The Commissions also are mindful of differences in regulatory development across jurisdictions. In the United States and under the Dodd-Frank Act, many of the required regulations with regard to swaps already have been proposed and made available for public comment.[10] Other jurisdictions, however, are proceeding under different time frames. For example, the Japanese Diet amended the Financial Instruments and Exchange Act by adopting legislation on over-the-counter (OTC) derivatives on July 10, 2009, and on May 12, 2010. These amendments are expected to be implemented by November 2012. The European Commission (EC), in turn, proposed legislation on clearing and trade repositories on September 15, 2010.[11] This proposed legislation calls for the European Securities and Markets Authority to propose technical standards by June 30, 2012.[12]

In order to strike a balance between meeting the statutory deadline for the study and report and providing timely information to Congress, the Commissions have determined to publish the request at this time and to provide for a 60-day comment period. Given the pace of developments in the regulation of OTC derivatives here in the United States and in other jurisdictions, the Commissions plan to conduct the study based upon information received and collected by the last day of the comment period.[13] Comments should be submitted during the open comment period, but staff may consider comments filed after the deadline and may consult with interested and/or relevant parties after the comment period closes in order to obtain additional or clarifying information. The Commissions welcome public comment on all aspects of the study.[14]

The Commissions have developed the following requests for comment to gather information in support of the study mandated by Section 719(c) and request that commenters include a description, either in English or accompanied by an English translation, of the underlying source material used in composing each submitted response. Commenters may also provide any additional relevant information beyond that specifically requested. Because Start Printed Page 44510Section 719(c) requires the Commissions to prepare a report relating to the swap markets of the United States, Asia, and Europe, commenters are specifically asked to provide information about markets in those jurisdictions. Commenters also may provide any relevant information on other jurisdictions. If regulatory requirements in a jurisdiction are under consideration but not yet enacted or effective, commenters should make note of this in their answer and provide as much relevant information as possible on recent and anticipated developments.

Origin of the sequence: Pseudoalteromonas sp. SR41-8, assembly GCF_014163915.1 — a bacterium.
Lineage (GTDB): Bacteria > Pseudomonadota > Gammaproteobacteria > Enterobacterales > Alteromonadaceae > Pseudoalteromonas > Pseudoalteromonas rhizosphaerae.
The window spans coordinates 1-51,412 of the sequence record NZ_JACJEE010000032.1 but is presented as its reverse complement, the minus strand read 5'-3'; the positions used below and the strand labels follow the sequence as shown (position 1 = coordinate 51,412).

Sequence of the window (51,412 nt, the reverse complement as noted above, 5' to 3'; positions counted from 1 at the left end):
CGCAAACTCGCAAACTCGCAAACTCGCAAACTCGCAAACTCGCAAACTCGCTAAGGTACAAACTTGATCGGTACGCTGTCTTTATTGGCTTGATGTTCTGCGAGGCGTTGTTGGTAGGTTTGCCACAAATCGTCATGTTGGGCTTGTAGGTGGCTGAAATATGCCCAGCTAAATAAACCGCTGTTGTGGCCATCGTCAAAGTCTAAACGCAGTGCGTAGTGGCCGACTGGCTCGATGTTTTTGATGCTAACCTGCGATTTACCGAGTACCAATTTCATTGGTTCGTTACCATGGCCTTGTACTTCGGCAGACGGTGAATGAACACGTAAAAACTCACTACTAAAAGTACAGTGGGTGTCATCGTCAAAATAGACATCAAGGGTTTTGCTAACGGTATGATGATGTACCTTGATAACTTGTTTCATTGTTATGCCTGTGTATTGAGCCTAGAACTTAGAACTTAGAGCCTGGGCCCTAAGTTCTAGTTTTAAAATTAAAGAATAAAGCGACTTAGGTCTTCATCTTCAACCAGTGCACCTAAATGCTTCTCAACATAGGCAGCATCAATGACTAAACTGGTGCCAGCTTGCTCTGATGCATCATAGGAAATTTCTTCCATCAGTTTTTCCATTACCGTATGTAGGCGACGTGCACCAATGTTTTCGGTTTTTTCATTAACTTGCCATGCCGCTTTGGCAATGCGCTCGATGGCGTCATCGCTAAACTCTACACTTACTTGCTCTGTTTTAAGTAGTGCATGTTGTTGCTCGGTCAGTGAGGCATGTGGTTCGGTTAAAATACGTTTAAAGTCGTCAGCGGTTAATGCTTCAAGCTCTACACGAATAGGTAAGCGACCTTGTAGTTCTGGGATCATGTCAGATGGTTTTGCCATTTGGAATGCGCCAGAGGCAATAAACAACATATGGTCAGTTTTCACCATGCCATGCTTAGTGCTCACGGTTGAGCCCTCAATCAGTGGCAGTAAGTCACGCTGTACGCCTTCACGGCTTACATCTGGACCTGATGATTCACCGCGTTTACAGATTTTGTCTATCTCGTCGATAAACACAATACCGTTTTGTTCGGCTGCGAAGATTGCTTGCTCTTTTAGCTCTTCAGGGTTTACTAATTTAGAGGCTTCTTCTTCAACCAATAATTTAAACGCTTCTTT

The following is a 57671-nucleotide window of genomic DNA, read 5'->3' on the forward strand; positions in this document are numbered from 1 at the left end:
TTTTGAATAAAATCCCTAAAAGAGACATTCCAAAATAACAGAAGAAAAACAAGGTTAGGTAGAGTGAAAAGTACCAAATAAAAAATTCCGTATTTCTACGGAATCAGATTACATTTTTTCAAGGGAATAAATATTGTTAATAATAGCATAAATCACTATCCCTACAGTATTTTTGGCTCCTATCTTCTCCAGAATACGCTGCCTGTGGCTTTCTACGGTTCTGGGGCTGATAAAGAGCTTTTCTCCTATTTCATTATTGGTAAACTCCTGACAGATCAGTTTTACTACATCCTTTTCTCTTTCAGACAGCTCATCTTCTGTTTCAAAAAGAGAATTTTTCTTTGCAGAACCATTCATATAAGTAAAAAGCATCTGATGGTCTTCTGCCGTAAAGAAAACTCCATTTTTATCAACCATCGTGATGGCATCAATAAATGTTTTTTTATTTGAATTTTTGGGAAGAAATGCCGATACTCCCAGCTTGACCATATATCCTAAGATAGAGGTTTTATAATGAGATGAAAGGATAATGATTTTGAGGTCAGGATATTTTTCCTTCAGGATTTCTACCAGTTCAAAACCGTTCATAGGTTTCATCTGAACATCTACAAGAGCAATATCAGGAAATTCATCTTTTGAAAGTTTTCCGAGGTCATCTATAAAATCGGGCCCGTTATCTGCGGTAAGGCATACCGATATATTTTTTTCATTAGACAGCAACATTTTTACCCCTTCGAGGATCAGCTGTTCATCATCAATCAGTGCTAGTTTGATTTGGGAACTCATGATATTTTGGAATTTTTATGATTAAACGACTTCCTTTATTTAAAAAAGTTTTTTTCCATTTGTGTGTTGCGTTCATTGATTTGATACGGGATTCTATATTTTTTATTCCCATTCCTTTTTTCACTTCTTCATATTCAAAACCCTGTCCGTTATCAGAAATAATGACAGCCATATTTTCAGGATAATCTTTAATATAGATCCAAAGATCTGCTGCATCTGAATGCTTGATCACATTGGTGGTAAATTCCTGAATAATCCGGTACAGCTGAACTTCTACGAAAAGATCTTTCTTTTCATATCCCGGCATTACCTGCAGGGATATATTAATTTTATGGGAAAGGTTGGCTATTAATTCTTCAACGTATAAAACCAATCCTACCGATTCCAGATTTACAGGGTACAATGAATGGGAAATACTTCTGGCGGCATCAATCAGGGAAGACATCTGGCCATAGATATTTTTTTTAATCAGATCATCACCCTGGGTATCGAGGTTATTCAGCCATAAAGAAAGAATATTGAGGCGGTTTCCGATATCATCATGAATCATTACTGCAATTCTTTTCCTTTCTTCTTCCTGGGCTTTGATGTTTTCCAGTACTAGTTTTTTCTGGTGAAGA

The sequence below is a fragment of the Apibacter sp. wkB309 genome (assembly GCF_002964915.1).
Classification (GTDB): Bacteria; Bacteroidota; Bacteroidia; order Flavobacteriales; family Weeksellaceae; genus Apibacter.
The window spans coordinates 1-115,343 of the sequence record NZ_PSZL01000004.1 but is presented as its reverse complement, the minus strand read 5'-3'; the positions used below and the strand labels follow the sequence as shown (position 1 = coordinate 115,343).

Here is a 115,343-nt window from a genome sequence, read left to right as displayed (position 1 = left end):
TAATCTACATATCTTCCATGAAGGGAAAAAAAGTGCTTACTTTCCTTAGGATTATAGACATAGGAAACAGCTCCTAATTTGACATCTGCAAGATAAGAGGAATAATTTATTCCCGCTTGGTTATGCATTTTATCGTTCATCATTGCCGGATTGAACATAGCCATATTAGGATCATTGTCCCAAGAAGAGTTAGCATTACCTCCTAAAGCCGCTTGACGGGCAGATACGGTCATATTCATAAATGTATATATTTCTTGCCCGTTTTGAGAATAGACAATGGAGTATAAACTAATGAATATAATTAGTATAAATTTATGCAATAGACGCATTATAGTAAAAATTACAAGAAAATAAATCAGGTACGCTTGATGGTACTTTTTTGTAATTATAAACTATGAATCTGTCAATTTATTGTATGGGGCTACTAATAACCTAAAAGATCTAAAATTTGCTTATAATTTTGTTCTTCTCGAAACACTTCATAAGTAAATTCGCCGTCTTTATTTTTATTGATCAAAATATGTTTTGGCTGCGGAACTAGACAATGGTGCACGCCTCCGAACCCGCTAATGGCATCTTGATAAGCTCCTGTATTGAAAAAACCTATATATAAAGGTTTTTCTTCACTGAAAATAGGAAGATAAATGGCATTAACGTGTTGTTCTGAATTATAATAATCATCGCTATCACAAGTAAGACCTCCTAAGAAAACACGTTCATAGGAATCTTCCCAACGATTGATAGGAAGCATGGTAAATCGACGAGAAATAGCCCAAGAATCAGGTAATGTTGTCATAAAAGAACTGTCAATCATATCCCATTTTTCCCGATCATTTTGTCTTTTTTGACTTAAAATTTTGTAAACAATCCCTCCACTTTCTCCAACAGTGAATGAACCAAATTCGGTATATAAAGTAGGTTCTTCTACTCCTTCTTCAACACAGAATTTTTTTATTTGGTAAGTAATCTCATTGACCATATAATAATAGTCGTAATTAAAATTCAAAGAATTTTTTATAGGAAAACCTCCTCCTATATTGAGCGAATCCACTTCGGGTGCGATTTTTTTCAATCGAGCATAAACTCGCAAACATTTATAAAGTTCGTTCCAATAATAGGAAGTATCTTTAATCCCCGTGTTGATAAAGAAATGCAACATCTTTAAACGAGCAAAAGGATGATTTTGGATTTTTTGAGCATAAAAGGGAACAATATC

While all commenters are welcome to respond to the items below in their entirety, in order to provide more focus, the requests for comment have been divided into three groups. The first group, items A-E, inquires about information to which foreign regulators may have the most efficient access. Item F, by contrast, inquires about information that may be available to a wider range of commenters, while item G inquires about information that exchanges and clearinghouses might be uniquely positioned to provide.

A. Status of Regulation

1. For each jurisdiction on which comment is being provided, please provide the name of the jurisdiction being commented upon.

2. Does the jurisdiction have a legal definition of the term “swap”, “security-based swap”, or other similar term or terms (hereinafter referred to as a “Swap” or “Swaps”)? If so, please provide such definition(s).[15]

3. Are Swaps included within the scope of any statute, regulation, or other legal requirement in the jurisdiction?

a. If not, is the jurisdiction planning to or considering whether to regulate, or to modify regulation of, Swaps?